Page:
Phobic Disorder

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What is a Phobia?

A Phobia is an extreme fear, that is considered irrational, of a particular activity or thing that is harmless.

Types of Phobia

Considered to be sub-types of Anxiety Disorder according to the DSM-IV, there is three main types of Phobia.

1. Social Phobia
Fears that involve other people or social situations that may cause embarrassment by scrutiny by others, or performance anxiety.

2. Agoraphobia
Anxiety involving being in places where escape may be difficult or embarrassing. Such as fear of enclosed spaces, or fear of leaving a "safe" area.

3. Specific Phobia
Persistent, irrational, fear of a specific stimulus, subjects will avoid that stimulus at all costs.

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  • Medication: Used to eliminate frequency of panic attacks, does not eliminate the phobia.
  • Therapy:Three types of Therapy.
    • Behavior Therapy: helps sufferers recognize fear as irrational or faulty so that the phobia no longer bothers the person.
    • Cognitive Therapy: Helps change your way of thinking to positive instead of negative, your way of perceiving becomes more clear and apparent.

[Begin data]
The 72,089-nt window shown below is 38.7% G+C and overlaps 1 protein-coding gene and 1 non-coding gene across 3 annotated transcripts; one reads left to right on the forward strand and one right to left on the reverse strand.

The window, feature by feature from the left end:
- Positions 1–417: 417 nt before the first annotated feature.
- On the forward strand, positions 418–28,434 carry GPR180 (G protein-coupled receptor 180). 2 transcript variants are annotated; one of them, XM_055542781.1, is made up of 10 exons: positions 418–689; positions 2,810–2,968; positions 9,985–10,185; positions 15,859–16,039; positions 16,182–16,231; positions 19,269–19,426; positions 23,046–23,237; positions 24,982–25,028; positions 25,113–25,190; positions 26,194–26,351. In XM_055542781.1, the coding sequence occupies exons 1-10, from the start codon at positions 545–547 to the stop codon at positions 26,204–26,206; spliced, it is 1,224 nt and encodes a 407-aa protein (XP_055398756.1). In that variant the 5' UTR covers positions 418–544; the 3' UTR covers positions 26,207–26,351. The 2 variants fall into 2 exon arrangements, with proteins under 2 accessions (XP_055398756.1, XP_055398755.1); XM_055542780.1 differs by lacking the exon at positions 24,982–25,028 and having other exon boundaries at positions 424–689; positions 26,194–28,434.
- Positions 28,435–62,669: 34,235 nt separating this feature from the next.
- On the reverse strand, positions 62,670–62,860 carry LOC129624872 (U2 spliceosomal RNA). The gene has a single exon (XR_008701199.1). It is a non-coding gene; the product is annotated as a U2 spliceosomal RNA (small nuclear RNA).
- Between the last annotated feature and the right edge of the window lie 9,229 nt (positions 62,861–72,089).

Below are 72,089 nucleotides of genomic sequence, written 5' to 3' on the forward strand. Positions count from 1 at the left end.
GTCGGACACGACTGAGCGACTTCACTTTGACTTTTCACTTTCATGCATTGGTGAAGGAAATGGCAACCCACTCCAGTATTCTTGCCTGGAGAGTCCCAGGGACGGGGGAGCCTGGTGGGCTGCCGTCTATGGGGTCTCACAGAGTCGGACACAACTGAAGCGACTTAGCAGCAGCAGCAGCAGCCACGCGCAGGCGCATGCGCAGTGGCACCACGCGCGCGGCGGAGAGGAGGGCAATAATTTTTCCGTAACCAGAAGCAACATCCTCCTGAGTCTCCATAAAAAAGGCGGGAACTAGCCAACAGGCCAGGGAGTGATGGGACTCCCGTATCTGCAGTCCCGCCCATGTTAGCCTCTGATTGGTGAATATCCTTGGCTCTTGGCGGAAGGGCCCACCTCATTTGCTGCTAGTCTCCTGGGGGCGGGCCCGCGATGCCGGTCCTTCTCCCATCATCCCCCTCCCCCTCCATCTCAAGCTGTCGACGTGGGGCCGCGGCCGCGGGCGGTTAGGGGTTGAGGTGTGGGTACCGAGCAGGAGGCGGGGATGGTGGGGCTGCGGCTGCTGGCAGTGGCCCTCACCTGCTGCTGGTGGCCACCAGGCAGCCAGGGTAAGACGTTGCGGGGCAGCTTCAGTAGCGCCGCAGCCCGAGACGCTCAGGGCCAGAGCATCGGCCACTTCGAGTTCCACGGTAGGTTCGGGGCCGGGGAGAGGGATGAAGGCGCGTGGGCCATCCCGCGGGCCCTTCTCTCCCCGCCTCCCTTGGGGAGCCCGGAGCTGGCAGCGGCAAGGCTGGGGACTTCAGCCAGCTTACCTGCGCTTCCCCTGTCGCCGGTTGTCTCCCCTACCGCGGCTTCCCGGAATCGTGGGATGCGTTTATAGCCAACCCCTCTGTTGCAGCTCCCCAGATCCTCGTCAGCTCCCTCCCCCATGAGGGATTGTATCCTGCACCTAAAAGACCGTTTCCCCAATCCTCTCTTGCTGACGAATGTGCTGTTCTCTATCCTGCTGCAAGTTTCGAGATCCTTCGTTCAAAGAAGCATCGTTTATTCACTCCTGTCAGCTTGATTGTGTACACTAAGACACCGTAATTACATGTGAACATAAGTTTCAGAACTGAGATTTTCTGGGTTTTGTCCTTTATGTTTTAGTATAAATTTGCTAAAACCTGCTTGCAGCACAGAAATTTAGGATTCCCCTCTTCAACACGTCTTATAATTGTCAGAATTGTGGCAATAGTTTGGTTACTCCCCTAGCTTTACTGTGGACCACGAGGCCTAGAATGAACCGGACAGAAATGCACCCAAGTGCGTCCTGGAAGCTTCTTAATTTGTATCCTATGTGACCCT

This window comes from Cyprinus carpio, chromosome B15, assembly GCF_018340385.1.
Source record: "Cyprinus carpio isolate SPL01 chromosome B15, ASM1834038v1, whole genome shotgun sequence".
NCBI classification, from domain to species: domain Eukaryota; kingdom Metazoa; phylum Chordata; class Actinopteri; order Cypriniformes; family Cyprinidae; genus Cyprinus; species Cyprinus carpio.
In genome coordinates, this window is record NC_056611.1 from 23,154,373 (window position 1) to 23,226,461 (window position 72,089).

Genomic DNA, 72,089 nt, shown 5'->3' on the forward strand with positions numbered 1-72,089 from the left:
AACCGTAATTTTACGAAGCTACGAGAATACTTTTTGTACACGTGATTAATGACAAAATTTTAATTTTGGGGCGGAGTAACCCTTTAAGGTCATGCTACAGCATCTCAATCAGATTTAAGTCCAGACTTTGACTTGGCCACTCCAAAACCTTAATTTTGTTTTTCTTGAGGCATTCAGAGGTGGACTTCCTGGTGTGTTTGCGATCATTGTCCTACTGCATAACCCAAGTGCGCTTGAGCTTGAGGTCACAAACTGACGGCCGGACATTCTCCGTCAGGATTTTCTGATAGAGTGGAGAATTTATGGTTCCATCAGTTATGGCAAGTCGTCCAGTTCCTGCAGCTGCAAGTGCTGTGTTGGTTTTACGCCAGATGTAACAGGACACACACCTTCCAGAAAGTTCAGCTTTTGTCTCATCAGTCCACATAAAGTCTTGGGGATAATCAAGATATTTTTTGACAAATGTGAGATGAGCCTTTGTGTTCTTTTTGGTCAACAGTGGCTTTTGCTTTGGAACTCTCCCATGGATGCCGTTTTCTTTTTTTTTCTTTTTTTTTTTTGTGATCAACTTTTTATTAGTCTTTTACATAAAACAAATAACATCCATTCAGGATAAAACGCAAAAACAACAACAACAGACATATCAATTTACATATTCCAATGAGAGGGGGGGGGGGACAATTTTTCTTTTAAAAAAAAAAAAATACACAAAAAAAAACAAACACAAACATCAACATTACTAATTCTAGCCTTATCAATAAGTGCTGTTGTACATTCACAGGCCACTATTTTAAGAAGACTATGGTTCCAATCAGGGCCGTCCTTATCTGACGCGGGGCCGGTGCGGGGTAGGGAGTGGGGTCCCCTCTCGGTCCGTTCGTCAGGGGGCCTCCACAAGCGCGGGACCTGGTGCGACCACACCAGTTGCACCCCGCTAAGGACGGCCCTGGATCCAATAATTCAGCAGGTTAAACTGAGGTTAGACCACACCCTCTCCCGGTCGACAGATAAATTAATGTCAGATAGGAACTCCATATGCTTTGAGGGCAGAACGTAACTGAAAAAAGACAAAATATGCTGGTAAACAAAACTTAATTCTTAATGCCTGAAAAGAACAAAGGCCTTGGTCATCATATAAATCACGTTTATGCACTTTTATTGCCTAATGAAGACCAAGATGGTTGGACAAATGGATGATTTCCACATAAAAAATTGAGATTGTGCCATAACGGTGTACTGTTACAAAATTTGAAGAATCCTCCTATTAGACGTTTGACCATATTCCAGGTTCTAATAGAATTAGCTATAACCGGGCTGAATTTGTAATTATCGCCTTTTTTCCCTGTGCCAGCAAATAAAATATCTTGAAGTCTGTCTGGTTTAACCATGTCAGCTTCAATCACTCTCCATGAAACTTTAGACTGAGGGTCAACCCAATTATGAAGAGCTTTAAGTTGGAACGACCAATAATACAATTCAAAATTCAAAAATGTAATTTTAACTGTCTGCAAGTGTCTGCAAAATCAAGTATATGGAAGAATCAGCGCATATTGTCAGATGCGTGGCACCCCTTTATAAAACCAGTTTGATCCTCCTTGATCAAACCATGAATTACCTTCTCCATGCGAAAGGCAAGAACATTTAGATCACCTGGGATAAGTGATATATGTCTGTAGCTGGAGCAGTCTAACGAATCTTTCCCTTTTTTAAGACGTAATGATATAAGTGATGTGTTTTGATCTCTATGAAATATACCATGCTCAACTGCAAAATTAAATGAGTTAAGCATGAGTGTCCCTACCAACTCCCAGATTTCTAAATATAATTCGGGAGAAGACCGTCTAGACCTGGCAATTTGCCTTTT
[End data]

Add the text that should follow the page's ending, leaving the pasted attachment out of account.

• Interpersonal Therapy: Helps users to learn how to express feelings in such a way that you can talk with others about the phobia to get over the phobia.
The downside of therapy is that it may not work and is very expensive.

How does this interfere with everyday life?
Phobias can interfere greatly with life, depending on what the phobia. If it is a phobia of say, a tiger, you generally won't encounter that stimulus everyday life. If its say, a fear of people, it can interfere because you will encounter that stimulus everywhere.

8.7 to 18.1% of Americans have a phobia. The majority being women, men are only about 1/2 as likely to have a phobia as a women.
This is also the number one mental illness for women of all ages, and the 2nd most common mental illness for men.

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